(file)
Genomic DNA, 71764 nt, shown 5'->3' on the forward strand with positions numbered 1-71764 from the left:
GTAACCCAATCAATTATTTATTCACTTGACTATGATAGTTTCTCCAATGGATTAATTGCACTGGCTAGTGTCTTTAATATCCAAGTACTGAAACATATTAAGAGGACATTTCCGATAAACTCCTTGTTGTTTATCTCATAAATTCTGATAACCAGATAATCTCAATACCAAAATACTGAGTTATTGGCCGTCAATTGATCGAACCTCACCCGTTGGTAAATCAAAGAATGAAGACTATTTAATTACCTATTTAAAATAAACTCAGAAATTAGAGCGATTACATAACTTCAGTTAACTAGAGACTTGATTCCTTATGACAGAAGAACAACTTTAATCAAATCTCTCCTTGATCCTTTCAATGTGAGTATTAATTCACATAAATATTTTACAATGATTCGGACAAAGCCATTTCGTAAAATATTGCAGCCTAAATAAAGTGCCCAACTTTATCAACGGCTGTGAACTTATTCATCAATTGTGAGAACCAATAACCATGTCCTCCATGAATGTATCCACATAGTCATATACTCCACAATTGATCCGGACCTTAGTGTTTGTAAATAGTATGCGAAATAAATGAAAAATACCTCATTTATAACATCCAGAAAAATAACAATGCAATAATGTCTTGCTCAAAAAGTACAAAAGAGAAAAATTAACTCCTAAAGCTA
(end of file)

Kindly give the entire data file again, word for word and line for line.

Genomic DNA, 71764 nt, shown 5'->3' on the forward strand with positions numbered 1-71764 from the left:
GTAACCCAATCAATTATTTATTCACTTGACTATGATAGTTTCTCCAATGGATTAATTGCACTGGCTAGTGTCTTTAATATCCAAGTACTGAAACATATTAAGAGGACATTTCCGATAAACTCCTTGTTGTTTATCTCATAAATTCTGATAACCAGATAATCTCAATACCAAAATACTGAGTTATTGGCCGTCAATTGATCGAACCTCACCCGTTGGTAAATCAAAGAATGAAGACTATTTAATTACCTATTTAAAATAAACTCAGAAATTAGAGCGATTACATAACTTCAGTTAACTAGAGACTTGATTCCTTATGACAGAAGAACAACTTTAATCAAATCTCTCCTTGATCCTTTCAATGTGAGTATTAATTCACATAAATATTTTACAATGATTCGGACAAAGCCATTTCGTAAAATATTGCAGCCTAAATAAAGTGCCCAACTTTATCAACGGCTGTGAACTTATTCATCAATTGTGAGAACCAATAACCATGTCCTCCATGAATGTATCCACATAGTCATATACTCCACAATTGATCCGGACCTTAGTGTTTGTAAATAGTATGCGAAATAAATGAAAAATACCTCATTTATAACATCCAGAAAAATAACAATGCAATAATGTCTTGCTCAAAAAGTACAAAAGAGAAAAATTAACTCCTAAAGCTA